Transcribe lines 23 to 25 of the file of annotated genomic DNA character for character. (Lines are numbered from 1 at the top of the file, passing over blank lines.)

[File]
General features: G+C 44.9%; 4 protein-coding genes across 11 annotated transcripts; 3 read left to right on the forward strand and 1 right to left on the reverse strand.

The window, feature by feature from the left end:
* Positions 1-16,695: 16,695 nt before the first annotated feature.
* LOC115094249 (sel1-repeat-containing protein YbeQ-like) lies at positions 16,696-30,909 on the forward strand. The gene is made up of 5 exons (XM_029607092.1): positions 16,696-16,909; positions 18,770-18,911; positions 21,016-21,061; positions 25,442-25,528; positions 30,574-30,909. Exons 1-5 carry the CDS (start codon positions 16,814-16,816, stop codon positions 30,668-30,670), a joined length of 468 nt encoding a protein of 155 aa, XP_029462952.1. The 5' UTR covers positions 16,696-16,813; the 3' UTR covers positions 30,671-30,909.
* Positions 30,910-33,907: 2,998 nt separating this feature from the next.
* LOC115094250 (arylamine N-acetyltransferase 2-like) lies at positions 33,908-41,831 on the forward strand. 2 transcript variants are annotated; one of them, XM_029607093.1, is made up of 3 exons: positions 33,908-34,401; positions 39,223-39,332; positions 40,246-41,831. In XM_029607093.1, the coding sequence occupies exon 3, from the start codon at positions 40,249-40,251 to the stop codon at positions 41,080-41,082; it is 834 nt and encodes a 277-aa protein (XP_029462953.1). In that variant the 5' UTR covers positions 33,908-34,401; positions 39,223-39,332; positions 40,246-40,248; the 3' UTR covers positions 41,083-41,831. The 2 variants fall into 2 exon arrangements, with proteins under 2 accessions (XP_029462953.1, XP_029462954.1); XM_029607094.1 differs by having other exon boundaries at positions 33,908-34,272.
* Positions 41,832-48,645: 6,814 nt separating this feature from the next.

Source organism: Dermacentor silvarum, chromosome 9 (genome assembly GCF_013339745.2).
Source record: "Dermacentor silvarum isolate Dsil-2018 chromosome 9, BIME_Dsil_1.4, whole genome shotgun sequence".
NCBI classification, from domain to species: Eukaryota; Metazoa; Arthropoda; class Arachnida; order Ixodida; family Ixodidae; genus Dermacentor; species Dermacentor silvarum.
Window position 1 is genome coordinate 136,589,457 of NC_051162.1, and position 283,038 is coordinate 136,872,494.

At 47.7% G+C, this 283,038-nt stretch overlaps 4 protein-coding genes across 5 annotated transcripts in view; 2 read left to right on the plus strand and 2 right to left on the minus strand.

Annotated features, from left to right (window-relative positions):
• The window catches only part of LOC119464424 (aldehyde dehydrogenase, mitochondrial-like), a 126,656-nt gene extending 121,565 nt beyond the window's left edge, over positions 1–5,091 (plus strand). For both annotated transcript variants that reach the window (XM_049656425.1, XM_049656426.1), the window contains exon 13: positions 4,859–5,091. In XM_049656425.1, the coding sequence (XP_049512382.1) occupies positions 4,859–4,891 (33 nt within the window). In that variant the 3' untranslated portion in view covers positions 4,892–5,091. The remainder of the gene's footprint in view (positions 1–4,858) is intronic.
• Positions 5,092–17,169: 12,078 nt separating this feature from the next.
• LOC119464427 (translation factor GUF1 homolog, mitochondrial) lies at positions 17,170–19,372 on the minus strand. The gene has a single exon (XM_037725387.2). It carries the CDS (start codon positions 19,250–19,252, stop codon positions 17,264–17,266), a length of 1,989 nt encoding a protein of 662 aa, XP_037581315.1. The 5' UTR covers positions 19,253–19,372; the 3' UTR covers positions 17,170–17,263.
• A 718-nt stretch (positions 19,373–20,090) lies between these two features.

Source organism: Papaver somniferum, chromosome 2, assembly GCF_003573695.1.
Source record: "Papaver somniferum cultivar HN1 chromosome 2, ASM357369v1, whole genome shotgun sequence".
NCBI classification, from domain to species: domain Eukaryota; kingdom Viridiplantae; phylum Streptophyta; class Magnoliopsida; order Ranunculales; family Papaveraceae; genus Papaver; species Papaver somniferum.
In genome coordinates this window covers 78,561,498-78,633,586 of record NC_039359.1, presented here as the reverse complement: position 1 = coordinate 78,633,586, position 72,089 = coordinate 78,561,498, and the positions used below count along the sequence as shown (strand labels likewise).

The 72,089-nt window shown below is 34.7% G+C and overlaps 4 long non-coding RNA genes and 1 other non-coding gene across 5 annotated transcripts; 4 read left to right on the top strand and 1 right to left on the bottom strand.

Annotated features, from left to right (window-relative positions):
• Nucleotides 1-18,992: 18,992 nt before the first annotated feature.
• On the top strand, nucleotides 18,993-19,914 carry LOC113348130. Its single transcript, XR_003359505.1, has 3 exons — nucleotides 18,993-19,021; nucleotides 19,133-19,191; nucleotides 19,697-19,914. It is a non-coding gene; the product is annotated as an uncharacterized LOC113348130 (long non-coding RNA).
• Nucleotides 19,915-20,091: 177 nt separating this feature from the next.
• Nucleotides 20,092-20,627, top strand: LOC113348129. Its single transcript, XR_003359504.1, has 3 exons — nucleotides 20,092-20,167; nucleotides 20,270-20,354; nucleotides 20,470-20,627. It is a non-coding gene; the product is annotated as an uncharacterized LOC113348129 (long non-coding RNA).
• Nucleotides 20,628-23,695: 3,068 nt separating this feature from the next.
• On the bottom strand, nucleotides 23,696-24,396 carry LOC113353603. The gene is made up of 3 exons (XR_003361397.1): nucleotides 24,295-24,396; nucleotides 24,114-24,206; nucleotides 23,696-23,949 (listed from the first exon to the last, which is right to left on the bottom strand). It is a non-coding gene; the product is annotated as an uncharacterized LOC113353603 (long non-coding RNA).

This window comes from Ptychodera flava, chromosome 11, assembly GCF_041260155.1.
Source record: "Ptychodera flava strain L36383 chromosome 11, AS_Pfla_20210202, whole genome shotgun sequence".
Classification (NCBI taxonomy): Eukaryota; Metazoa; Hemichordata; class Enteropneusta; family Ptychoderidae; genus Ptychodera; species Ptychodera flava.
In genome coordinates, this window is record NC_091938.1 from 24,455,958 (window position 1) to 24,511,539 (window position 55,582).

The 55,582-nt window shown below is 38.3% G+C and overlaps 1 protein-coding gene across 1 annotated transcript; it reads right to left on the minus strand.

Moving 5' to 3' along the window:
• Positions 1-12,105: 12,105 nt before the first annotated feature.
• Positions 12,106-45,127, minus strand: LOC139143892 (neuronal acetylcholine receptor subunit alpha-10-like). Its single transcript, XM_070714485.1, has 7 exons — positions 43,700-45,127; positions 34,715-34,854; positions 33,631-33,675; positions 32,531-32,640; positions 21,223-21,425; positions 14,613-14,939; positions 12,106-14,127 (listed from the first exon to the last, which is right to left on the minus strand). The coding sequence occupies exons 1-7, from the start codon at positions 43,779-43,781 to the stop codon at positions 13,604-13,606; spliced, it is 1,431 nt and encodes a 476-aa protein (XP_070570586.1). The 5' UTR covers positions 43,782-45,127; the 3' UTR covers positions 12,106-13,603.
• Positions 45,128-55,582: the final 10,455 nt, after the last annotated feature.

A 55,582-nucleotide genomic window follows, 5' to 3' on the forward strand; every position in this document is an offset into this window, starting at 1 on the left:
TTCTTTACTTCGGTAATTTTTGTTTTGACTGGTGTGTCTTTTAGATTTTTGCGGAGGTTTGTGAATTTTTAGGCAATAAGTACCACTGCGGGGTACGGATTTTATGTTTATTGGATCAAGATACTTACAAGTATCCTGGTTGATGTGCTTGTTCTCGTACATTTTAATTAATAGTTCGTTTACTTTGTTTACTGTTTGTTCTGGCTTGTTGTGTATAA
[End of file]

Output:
Annotated features, from left to right (window-relative positions):
• Nucleotides 1-18,992: 18,992 nt before the first annotated feature.
• On the top strand, nucleotides 18,993-19,914 carry LOC113348130. Its single transcript, XR_003359505.1, has 3 exons — nucleotides 18,993-19,021; nucleotides 19,133-19,191; nucleotides 19,697-19,914. It is a non-coding gene; the product is annotated as an uncharacterized LOC113348130 (long non-coding RNA).